In a recent blog post on Performance Optimization, I mentioned that Noah Misch and I had discussed some methods of reducing the overhead of frequent relation locks. Every transaction that touches a given table or index locks it and, at commit time, unlocks it. This adds up to a lot of locking and unlocking, which ends up being very significant on machines with many CPU cores. I ended up spending a good chunk of last week hacking on this problem, with very promising results: I have a prototype patch that improves throughput on a SELECT-only pgbench test by about 3.5x on a system with 24 cores. Not bad for a couple days work.
And it looks like we haven't exhausted the possibilities of this line of attack. Some further investigation (inspired by a note from Stefan Kaltenbrunner) revealed that even with the patch applied, locking contention is still a severe problem on this workload. Each transaction takes and releases a lock on it's virtual transaction ID, or VXID. This scheme allows other processes to wait for the completion of a particular transaction. However, we don't actually use that mechanism very much: it appears that it is only needed for CREATE INDEX CONCURRENTLY, and for Hot Standby. I think it may be possible to arrange things so that the VXID locks are only taken when someone wants to wait for them, which would probably lead to a significant further boost in throughput.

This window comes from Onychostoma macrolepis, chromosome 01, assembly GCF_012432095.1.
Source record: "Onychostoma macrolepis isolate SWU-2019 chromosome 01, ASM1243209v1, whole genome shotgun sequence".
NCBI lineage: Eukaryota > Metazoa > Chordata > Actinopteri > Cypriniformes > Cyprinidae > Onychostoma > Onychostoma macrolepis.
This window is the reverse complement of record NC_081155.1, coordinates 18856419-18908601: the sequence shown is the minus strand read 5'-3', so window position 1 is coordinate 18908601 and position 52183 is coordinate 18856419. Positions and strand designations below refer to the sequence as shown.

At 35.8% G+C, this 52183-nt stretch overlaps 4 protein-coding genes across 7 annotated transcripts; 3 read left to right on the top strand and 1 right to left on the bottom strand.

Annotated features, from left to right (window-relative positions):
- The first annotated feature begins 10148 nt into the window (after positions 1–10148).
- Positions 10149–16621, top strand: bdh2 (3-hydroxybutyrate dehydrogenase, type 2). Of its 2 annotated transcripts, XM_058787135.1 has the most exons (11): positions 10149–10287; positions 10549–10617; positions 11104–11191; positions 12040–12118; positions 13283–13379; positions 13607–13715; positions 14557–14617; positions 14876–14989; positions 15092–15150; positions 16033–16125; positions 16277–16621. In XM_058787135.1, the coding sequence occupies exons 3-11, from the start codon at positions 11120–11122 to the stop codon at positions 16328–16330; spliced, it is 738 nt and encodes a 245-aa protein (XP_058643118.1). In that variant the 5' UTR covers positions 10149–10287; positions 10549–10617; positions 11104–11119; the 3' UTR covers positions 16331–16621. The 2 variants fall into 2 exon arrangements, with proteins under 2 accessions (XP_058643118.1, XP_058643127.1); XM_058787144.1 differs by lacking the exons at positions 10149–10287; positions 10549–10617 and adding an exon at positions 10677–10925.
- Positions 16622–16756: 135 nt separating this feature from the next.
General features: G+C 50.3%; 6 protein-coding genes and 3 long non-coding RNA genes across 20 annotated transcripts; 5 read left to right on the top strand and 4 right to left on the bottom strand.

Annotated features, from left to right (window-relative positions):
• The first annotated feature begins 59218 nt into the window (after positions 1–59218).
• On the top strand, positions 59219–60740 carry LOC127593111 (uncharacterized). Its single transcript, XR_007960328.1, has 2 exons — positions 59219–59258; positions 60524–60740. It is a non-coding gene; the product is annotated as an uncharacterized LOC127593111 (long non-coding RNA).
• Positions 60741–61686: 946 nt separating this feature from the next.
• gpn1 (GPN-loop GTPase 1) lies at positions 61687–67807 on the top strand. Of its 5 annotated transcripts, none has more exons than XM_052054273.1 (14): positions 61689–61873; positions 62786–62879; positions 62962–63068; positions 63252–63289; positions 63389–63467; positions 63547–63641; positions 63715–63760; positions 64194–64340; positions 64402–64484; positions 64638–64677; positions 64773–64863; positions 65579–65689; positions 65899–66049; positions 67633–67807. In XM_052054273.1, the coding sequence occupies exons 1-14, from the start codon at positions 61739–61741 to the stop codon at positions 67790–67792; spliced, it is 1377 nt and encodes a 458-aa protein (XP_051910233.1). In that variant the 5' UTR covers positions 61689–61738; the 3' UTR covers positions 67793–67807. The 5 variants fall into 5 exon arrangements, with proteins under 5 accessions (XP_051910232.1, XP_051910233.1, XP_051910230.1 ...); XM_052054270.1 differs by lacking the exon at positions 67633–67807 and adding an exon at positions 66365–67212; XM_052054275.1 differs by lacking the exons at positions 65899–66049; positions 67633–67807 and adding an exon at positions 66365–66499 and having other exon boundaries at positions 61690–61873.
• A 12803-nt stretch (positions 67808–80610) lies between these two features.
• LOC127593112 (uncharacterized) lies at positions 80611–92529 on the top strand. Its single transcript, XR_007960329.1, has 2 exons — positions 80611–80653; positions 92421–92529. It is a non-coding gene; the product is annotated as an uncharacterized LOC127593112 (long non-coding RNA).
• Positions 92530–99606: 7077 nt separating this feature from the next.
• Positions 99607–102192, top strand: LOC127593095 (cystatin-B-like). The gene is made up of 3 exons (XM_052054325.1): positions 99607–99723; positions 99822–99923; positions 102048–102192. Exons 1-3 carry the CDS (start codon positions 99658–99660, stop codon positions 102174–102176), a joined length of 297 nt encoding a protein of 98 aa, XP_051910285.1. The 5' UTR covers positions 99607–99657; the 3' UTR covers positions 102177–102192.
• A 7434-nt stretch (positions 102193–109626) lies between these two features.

These optimizations will primarily benefit read-only workloads. On at least some read-write workloads, throughput is limited by an LWLock known as WALInsertLock, which serializes insertions into the write-ahead log stream. I don't have a clear idea how to solve that problem at the moment, but intend to look into it further.